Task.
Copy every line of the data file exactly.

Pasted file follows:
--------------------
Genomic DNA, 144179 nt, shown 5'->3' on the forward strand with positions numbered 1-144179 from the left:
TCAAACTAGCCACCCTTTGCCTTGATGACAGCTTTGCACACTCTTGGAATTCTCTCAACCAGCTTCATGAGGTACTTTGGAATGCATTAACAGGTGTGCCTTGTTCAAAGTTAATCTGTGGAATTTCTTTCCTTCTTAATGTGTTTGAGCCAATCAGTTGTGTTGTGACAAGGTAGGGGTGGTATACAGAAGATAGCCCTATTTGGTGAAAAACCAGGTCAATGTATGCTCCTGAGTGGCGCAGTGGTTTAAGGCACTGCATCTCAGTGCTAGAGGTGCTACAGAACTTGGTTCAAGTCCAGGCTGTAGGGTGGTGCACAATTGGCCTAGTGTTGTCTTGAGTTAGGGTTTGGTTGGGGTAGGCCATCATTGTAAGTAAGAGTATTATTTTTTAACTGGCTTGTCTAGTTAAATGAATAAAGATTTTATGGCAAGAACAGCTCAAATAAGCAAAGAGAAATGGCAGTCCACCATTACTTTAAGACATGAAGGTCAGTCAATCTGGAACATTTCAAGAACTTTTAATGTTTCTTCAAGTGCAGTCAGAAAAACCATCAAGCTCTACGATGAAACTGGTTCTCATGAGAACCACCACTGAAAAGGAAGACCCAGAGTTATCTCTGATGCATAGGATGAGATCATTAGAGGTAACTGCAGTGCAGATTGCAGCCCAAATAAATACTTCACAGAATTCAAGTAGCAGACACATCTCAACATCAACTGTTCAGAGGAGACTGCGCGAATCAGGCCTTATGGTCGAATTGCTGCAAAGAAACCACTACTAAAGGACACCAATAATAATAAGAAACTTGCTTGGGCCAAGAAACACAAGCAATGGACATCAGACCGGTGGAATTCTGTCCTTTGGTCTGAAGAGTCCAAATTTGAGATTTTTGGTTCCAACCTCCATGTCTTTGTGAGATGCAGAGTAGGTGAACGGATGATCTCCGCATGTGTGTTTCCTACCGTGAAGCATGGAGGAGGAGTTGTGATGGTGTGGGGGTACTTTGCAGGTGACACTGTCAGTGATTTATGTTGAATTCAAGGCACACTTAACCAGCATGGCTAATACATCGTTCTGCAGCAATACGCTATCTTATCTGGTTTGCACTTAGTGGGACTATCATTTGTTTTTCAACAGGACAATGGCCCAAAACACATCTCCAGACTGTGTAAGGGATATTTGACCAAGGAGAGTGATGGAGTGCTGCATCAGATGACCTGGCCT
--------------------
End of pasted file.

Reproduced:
Genomic DNA, 144179 nt, shown 5'->3' on the forward strand with positions numbered 1-144179 from the left:
TCAAACTAGCCACCCTTTGCCTTGATGACAGCTTTGCACACTCTTGGAATTCTCTCAACCAGCTTCATGAGGTACTTTGGAATGCATTAACAGGTGTGCCTTGTTCAAAGTTAATCTGTGGAATTTCTTTCCTTCTTAATGTGTTTGAGCCAATCAGTTGTGTTGTGACAAGGTAGGGGTGGTATACAGAAGATAGCCCTATTTGGTGAAAAACCAGGTCAATGTATGCTCCTGAGTGGCGCAGTGGTTTAAGGCACTGCATCTCAGTGCTAGAGGTGCTACAGAACTTGGTTCAAGTCCAGGCTGTAGGGTGGTGCACAATTGGCCTAGTGTTGTCTTGAGTTAGGGTTTGGTTGGGGTAGGCCATCATTGTAAGTAAGAGTATTATTTTTTAACTGGCTTGTCTAGTTAAATGAATAAAGATTTTATGGCAAGAACAGCTCAAATAAGCAAAGAGAAATGGCAGTCCACCATTACTTTAAGACATGAAGGTCAGTCAATCTGGAACATTTCAAGAACTTTTAATGTTTCTTCAAGTGCAGTCAGAAAAACCATCAAGCTCTACGATGAAACTGGTTCTCATGAGAACCACCACTGAAAAGGAAGACCCAGAGTTATCTCTGATGCATAGGATGAGATCATTAGAGGTAACTGCAGTGCAGATTGCAGCCCAAATAAATACTTCACAGAATTCAAGTAGCAGACACATCTCAACATCAACTGTTCAGAGGAGACTGCGCGAATCAGGCCTTATGGTCGAATTGCTGCAAAGAAACCACTACTAAAGGACACCAATAATAATAAGAAACTTGCTTGGGCCAAGAAACACAAGCAATGGACATCAGACCGGTGGAATTCTGTCCTTTGGTCTGAAGAGTCCAAATTTGAGATTTTTGGTTCCAACCTCCATGTCTTTGTGAGATGCAGAGTAGGTGAACGGATGATCTCCGCATGTGTGTTTCCTACCGTGAAGCATGGAGGAGGAGTTGTGATGGTGTGGGGGTACTTTGCAGGTGACACTGTCAGTGATTTATGTTGAATTCAAGGCACACTTAACCAGCATGGCTAATACATCGTTCTGCAGCAATACGCTATCTTATCTGGTTTGCACTTAGTGGGACTATCATTTGTTTTTCAACAGGACAATGGCCCAAAACACATCTCCAGACTGTGTAAGGGATATTTGACCAAGGAGAGTGATGGAGTGCTGCATCAGATGACCTGGCCT